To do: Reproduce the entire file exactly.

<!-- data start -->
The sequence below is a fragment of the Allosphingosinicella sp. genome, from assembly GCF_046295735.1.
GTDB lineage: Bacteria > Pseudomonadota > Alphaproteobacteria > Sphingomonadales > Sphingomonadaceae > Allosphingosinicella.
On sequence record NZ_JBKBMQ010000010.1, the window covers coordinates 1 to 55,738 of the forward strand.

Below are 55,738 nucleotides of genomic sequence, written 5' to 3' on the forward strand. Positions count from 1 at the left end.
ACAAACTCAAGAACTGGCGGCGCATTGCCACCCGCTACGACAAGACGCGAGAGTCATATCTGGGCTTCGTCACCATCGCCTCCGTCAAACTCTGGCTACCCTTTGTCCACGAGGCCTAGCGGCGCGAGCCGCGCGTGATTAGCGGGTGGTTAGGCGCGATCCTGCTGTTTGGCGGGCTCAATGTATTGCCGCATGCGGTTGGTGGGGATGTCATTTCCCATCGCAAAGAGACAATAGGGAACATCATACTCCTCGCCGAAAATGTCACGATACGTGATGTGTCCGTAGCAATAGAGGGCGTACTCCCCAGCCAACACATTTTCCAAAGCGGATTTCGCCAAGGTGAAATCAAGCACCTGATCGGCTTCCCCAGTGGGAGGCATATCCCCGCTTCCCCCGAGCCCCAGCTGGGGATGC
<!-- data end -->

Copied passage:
The sequence below is a fragment of the Allosphingosinicella sp. genome, from assembly GCF_046295735.1.
GTDB lineage: Bacteria > Pseudomonadota > Alphaproteobacteria > Sphingomonadales > Sphingomonadaceae > Allosphingosinicella.
On sequence record NZ_JBKBMQ010000010.1, the window covers coordinates 1 to 55,738 of the forward strand.

Below are 55,738 nucleotides of genomic sequence, written 5' to 3' on the forward strand. Positions count from 1 at the left end.
ACAAACTCAAGAACTGGCGGCGCATTGCCACCCGCTACGACAAGACGCGAGAGTCATATCTGGGCTTCGTCACCATCGCCTCCGTCAAACTCTGGCTACCCTTTGTCCACGAGGCCTAGCGGCGCGAGCCGCGCGTGATTAGCGGGTGGTTAGGCGCGATCCTGCTGTTTGGCGGGCTCAATGTATTGCCGCATGCGGTTGGTGGGGATGTCATTTCCCATCGCAAAGAGACAATAGGGAACATCATACTCCTCGCCGAAAATGTCACGATACGTGATGTGTCCGTAGCAATAGAGGGCGTACTCCCCAGCCAACACATTTTCCAAAGCGGATTTCGCCAAGGTGAAATCAAGCACCTGATCGGCTTCCCCAGTGGGAGGCATATCCCCGCTTCCCCCGAGCCCCAGCTGGGGATGC